What did school look like before tech? I barely remember it. Sometime in middle school, our screechy chalkboards were replaced by whiteboards, and people started to boast their cellphones: shiny pink chassis, black-and-white Nokias. Smartphones came into existence at some point around early high school — though it was only years later that the Conduct Code forbade them, a late reaction to the phenomenon of Facebook Messenger cheating. By the time I graduated, the whiteboards were rendered useless by multimedia projectors, which became a common and necessary fixture of every classroom.
I have lived through these changes; the tightening entwinement of tech and education should feel as natural as the flow of the ocean. And yet sometimes the waves startle me. When I hear middle school students are being given their own Chromebooks, which come with pre-installed software that allows administrators to surveil students’ actions even after school, the thought seems ridiculous to me.
And yet it is true: It’s a million-dollar idea. It’s called GoGuardian, and it’s an American educational technology company that provides Chromebook filtering, monitoring and management. It is designed to prohibit students from accessing certain websites on school-owned and personally-owned devices, though it also allows teachers to view and manipulate students’ screens, and collect information about any activity the student does when logged into their account.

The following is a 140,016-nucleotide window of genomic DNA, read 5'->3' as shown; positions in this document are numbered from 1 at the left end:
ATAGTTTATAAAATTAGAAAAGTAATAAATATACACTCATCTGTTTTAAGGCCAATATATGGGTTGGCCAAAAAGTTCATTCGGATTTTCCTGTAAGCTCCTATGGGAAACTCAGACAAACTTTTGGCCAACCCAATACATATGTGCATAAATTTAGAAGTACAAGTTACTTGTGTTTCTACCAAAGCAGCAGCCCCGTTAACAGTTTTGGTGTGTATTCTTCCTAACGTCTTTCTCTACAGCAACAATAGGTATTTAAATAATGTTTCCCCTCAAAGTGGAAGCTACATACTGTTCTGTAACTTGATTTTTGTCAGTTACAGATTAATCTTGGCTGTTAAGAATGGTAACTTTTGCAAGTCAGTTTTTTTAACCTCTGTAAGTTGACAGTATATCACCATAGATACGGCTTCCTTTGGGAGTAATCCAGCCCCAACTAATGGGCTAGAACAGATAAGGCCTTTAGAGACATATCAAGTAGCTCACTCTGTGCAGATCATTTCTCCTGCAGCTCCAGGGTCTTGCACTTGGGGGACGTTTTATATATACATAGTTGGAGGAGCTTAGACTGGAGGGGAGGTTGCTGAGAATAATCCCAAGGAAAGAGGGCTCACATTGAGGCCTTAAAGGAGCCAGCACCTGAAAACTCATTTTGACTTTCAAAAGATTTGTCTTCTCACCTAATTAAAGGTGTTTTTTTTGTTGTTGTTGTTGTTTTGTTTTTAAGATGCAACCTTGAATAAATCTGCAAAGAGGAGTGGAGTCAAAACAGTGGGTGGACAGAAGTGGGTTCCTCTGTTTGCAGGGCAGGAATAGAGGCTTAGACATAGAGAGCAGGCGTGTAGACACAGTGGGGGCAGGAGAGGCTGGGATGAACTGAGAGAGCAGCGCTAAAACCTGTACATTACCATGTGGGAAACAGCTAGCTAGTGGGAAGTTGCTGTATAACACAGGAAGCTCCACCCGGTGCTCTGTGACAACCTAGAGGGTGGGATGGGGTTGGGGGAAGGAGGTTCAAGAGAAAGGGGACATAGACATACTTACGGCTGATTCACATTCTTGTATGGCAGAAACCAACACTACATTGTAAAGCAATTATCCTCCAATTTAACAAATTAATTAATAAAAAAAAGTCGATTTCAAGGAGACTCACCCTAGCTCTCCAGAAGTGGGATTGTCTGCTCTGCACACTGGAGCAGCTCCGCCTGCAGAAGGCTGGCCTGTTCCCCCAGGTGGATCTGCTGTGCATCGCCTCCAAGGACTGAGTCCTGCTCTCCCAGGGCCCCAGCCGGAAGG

GoGuardian recently reached a valuation of a million dollars, a remarkable yet unsurprising milestone. Though technology played a significant part in the classroom by the time the pandemic hit, the event has accelerated this trend to a previously unthinkable degree. For most students, a year of education would have been lost without access to a laptop. Schools, aware of the situation, were placed with the task of giving their students access to their services while also securing their safety.
What makes the situation particularly interesting is GoGuardian’s definition of “safety.” The software not only blocks an expected list of websites — porn sites, online games and TV streaming platforms — but it also allows schools to identify which students are “at risk of suicide or possible harm to others through threats, violence, and bullying.” It accomplishes this by detecting “searches for guns and bombs, violent acts, bullying, and cyberbullying” in the students’ histories and alerting school officials, who later get into contact with the student to ensure their safety. And these discoveries are not uncommon occurrences: The founders of GoGuardian have said that “across the 2,000 school districts where its software is in use they have heard similar anecdotes dozens of times.”
Despite this, the company has not been free of controversy. Since it allows for such an intense degree of scrutiny, parents and students have stated that GoGuardian “is essentially spyware.” Jessie Rossman, staff attorney with the ACLU of Massachusetts, has also said that while educators are working hard to use new technology to students’ advantage, “this technology need not—and should not—come at the expense of student privacy.”
And Elana Zeide, a research fellow at NYU’s Information Law Institute, has wondered about the psychological effects these kinds of software might have on students: “Are we conditioning children to accept constant monitoring as the normal state of affairs in everyday life?”